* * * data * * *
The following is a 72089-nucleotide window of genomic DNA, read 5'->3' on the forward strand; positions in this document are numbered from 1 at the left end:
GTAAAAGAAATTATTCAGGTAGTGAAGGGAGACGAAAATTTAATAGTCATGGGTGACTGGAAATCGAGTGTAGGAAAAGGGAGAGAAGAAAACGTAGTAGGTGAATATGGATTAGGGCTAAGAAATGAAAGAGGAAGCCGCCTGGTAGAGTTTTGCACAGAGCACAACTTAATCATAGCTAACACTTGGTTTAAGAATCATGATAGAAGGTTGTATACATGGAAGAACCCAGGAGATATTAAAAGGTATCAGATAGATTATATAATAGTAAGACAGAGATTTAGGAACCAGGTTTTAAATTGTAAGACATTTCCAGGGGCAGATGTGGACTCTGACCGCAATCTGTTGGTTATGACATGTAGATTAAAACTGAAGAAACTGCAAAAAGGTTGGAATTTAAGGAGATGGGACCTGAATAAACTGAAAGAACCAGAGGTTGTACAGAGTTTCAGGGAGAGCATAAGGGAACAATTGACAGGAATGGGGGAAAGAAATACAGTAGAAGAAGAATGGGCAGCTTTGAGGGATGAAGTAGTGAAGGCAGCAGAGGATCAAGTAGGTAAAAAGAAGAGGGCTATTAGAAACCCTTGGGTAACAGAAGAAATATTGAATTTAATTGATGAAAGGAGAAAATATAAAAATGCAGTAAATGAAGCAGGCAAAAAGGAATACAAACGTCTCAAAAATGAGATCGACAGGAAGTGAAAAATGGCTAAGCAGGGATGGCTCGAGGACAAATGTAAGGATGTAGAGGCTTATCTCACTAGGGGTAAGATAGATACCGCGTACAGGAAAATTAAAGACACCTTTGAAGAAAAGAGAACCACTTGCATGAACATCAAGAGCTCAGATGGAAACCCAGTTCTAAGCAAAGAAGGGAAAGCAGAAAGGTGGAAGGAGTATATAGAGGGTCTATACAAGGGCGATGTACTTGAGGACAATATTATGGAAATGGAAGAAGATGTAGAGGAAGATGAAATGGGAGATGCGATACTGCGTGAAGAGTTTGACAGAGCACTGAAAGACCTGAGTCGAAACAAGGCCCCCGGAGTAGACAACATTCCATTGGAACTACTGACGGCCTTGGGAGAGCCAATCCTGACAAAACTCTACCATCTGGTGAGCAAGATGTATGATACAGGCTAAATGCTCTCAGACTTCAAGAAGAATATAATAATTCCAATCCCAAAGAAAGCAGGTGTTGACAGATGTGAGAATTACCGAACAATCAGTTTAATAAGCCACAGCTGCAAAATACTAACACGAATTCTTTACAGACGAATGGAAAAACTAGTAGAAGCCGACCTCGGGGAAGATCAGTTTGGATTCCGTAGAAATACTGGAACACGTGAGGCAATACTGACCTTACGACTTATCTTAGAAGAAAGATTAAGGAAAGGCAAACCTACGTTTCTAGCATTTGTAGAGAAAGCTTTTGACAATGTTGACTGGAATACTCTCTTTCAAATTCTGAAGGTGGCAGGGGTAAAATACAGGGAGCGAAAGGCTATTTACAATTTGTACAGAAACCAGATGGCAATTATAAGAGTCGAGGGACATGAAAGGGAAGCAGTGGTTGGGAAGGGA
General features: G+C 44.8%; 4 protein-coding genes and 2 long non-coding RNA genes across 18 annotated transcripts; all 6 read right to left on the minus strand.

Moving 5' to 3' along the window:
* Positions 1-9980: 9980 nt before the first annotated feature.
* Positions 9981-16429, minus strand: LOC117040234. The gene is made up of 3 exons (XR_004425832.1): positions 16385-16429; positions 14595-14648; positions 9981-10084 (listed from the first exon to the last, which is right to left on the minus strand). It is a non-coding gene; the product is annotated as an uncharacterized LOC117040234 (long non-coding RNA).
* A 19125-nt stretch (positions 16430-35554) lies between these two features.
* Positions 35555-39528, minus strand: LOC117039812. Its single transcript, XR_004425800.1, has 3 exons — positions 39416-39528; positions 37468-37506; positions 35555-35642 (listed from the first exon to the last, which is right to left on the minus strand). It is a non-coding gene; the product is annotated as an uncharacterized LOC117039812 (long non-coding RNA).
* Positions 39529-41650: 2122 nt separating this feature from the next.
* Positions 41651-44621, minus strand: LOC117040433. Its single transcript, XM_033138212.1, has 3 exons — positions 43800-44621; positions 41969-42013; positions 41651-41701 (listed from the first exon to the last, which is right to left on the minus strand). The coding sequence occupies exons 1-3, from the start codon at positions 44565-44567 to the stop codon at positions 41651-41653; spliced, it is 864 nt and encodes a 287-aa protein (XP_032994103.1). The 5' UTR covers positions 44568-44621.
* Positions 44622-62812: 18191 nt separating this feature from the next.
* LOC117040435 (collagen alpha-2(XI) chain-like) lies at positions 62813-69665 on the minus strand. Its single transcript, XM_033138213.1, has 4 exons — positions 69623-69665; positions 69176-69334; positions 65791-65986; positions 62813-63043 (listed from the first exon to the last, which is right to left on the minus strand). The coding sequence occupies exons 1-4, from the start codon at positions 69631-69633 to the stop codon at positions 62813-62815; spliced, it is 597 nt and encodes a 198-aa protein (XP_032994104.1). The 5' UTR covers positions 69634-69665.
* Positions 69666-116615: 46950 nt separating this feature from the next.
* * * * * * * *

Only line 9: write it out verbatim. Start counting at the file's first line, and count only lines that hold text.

* Positions 39529-41650: 2122 nt separating this feature from the next.